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Sudan

A Briefing by The Honorable Raila A. Odinga: African Achievements and Challenges: Learning from the Past but Looking Forward

I dream of continent that will long have consigned poverty to history. It will have a youthful, skilled and healthy population, and will serve as a granary, factory floor and supplier to the world. It will be a continent that has made the 21st century its own, and whose key development indicators match global standards. The Honorable Raila Odinga

Fifty Years of the African Union

The Woodrow Wilson Center Announces 2013 – 2014 Fellowship Class

WASHINGTON—Jane Harman, director, president & CEO of the Woodrow Wilson International Center for Scholars, announced the members of the 2013-2014 fellowship class. The 21 fellows, most of whom are expected to start September 2013 to spend an academic year in residence at the Center, include scholars and practitioners from the United States, Germany, Hungary, Israel, Japan, Kyrgyzstan, the Netherlands, and New Zealand.

A Crisis of Governance in South Sudan

“The seeds were sown for good government… but there is still a long way to go” – Lual A. Deng

Overview

Climate Change Adaptation and Peacebuilding in Africa: An Adaptation Partnership Workshop Report

On Thursday, November 1 and Friday November 2, 2012, USAID and the U.S. Department of State, in partnership with the Woodrow Wilson International Center for Scholars, Institute for Security Studies (Africa Program, Project on Leadership and Building State Capacity and the Environmental Change and Security Program), and IRG/Engility, convened a select group of experts, practitioners, and policymakers from both the United States and Africa in Washington, DC for a conference focused on the third area of concern – climate change adaptation (CCA) and peacebuilding in Africa.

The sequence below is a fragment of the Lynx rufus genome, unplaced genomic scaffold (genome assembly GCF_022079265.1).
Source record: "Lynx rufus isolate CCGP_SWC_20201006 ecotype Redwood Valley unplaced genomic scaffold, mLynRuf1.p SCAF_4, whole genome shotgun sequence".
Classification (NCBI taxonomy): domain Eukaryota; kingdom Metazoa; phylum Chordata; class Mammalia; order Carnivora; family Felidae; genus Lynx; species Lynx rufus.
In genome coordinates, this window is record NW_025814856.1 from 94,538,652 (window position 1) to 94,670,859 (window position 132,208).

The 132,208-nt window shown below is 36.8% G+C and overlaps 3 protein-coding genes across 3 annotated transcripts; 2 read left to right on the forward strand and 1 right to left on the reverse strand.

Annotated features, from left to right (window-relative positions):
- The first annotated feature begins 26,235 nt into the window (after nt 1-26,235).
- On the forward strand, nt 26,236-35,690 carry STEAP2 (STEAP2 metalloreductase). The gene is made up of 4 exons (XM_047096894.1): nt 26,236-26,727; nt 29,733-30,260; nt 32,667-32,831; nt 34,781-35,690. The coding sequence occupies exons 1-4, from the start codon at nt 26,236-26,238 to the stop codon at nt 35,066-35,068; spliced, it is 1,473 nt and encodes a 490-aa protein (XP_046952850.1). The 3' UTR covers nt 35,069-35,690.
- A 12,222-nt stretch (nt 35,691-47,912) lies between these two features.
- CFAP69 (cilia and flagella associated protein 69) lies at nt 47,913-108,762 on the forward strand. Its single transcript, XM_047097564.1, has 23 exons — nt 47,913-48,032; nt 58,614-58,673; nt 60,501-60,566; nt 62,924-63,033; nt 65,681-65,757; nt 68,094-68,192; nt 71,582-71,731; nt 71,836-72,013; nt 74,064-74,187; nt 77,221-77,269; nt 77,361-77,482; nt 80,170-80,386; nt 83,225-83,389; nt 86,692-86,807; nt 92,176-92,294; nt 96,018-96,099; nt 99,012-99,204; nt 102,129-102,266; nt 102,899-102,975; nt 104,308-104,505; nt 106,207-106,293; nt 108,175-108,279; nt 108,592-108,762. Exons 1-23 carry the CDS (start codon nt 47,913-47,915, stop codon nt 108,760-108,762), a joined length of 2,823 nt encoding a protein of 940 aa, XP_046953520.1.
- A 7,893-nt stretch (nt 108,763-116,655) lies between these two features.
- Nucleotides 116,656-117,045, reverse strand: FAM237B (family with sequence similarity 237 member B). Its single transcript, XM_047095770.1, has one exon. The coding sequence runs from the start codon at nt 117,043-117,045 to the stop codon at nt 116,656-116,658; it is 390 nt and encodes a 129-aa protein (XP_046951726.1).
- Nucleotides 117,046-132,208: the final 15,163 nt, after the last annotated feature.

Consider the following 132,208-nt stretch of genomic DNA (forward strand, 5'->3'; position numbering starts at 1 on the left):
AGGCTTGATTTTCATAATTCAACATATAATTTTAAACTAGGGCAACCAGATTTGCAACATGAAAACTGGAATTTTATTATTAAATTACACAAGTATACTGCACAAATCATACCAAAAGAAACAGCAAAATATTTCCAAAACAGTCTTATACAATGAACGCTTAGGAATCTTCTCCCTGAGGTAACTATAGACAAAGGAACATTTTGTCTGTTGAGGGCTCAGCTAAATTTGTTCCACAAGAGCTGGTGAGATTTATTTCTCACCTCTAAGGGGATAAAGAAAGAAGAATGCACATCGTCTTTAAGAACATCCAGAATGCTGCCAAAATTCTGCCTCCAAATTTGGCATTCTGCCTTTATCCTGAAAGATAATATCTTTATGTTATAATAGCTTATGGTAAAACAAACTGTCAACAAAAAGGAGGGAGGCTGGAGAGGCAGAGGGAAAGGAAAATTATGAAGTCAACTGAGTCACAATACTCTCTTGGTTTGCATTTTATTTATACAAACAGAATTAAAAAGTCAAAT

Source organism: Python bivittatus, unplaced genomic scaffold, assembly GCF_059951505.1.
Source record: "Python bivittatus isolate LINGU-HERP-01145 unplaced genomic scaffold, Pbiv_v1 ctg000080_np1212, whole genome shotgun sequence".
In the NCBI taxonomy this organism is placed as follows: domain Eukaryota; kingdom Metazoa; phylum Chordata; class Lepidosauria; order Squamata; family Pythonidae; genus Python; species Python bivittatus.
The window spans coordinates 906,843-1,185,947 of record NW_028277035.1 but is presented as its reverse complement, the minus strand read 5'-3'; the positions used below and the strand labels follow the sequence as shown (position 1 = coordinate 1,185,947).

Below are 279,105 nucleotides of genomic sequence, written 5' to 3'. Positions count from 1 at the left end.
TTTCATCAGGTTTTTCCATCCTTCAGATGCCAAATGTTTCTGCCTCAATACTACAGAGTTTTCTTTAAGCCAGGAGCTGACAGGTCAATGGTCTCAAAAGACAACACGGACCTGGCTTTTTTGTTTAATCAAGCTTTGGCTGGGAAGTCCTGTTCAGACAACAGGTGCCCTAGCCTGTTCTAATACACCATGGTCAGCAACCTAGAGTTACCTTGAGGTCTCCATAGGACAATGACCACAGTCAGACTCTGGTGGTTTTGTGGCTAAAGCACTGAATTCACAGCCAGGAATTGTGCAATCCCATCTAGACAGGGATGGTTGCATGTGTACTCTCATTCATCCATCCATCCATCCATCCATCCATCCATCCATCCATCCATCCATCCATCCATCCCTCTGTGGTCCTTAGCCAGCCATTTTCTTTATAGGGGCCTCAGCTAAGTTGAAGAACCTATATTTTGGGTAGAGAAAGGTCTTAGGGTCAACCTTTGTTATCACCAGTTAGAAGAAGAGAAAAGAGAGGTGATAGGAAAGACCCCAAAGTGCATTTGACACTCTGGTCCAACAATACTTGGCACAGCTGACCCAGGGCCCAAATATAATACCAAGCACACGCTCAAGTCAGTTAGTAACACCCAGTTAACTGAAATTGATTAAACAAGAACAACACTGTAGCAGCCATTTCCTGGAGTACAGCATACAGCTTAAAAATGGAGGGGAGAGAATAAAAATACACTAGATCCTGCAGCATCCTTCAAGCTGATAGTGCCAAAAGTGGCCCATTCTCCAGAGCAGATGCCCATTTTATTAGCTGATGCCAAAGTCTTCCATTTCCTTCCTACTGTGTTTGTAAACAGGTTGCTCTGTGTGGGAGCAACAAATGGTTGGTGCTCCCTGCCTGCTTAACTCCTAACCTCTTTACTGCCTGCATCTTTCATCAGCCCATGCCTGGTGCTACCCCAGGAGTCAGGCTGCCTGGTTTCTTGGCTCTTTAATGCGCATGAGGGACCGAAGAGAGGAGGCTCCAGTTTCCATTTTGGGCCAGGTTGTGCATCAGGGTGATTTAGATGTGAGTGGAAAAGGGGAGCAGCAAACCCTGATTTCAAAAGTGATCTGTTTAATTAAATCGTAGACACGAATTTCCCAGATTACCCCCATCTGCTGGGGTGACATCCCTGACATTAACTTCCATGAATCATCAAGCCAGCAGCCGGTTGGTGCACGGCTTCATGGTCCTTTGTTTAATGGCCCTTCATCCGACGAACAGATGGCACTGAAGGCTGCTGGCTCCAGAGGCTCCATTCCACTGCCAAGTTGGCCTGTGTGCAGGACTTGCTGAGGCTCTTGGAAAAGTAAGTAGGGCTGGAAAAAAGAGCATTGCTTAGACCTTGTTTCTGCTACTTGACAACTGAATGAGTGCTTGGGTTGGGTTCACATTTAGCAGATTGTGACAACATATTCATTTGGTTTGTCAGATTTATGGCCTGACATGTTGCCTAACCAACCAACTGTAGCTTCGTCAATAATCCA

How Should America Respond to Economic Opportunities in Africa?

U.S. policy toward Africa has been on autopilot for much of the past four years, following a laundry list of good intentions that established priorities for Africa’s well-being and U.S. security interests. However, a truly sustainable and forward-looking U.S. policy toward Africa should refocus attention on Africa’s opportunity as an economic powerhouse of the future, a strategy that combines both domestic self-interest and an opportunity to help Africa move forward.

Africa’s Long Spring

Long before it came to the Arab world, spring swept through sub-Saharan Africa. In 1990, Mozambique drafted its first multiparty, democratic constitution. The next year saw multiparty elections in what had been one-party states in Benin, Gabon, and Zambia, as well as the overthrow of Mali’s dictator and, subsequently, the election of new leaders. Every succeeding year brought new steps forward for democracy—in Ghana, Kenya, and the Republic of the Congo in 1992, and elsewhere on the continent in subsequent years.

Africa Rising

For decades, much of the news about Africa was negative. From disease and famine to horrific violence, the continent has certainly endured its share of problems. And while challenges remain, positive trends are leading to increasing good news from across the African continent. To learn more about those trends and developments, and also about U.S. involvement with the nations of Africa, we spoke with Johnnie Carson, a former ambassador to three African nations who currently serves as Assistant Secretary of State for the State Department’s Bureau of African Affairs.

Director's Forum: The United States – Africa Partnership: The Last Four Years and Beyond

ASSISTANT SECRETARY CARSON: Thank you. Thank you very, very much. I want to thank Michael for his opening remarks and his very, very kind introduction. He’s right; we have known one another and have been friends for many, many years, and it’s a pleasure to have him introduce me today.

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